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World War II Navy Art by Backus

World War II Navy Art by Backus

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World War II Navy Art: A Vision of History: Backus

Standish Backus, JR. (1910 -1989)

Commander, USNR

Born in Detroit, Backus graduated from Princeton University with a degree in Art and Architecture. He later studied painting and art in Europe and developed the style of the California watercolorists, who were receiving national acclaim in the 1930s. When he reported for active duty with the Navy early in 1941, Backus became a specialist in Net and Boom Defenses; in May 1945 he was assigned to cover naval operations in the Pacific as an artist. Arriving in Japan with the Fourth Marine Regiment, he participated in the entry into Tokyo Bay and witnessed the surrender ceremonies aboard USS Missouri on September 2, 1945. In 1955-56 he returned to duty at his own request to go with Admiral Byrd to the Antarctic.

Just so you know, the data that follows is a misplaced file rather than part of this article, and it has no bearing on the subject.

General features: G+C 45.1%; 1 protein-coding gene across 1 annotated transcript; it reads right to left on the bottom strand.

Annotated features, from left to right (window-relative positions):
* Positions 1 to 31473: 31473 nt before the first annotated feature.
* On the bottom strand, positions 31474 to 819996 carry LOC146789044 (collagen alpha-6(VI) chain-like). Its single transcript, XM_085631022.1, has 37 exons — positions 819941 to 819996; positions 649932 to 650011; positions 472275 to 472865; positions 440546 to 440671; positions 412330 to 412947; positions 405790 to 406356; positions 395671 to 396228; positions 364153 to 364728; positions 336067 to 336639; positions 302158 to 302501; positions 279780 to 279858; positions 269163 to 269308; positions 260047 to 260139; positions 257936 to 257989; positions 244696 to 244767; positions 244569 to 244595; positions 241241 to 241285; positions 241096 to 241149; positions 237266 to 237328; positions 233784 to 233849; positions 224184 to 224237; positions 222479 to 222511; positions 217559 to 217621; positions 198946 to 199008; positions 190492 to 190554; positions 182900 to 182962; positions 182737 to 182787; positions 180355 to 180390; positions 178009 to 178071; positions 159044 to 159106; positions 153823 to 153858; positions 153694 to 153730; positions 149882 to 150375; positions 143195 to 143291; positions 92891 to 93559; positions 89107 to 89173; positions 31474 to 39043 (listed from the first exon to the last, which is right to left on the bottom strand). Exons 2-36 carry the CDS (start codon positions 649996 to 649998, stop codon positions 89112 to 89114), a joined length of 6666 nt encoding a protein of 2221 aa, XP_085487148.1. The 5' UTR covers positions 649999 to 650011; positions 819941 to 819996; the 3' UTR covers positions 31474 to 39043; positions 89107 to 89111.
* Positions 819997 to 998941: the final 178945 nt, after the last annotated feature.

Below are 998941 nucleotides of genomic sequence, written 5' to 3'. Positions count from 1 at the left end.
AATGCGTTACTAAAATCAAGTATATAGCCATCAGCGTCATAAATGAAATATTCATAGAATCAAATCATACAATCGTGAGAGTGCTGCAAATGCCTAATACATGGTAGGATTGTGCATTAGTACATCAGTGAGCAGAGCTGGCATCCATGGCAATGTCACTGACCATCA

Backus explained why the Navy sent artists to cover Naval activities: "The Navy appreciates that the artist, in reporting his experiences, has the opportunity to convey to his audience a large sense of realization of a subject, than has the photographer with his instantaneous exposures, or the writer, who lacks the advantage of direct visual impact. This artist is limited only by the degree of his skill in portraying his sensitivities. Concurrently, it is to be understood that the artist is obliged to contemplate the subject reflectively, seeking to penetrate beyond the surface of factual representation, in order to present the true nature of the experience".

In civil life he engaged in illustrating, painting, and teaching at his home in Santa Barbara, California, until his death in 1989.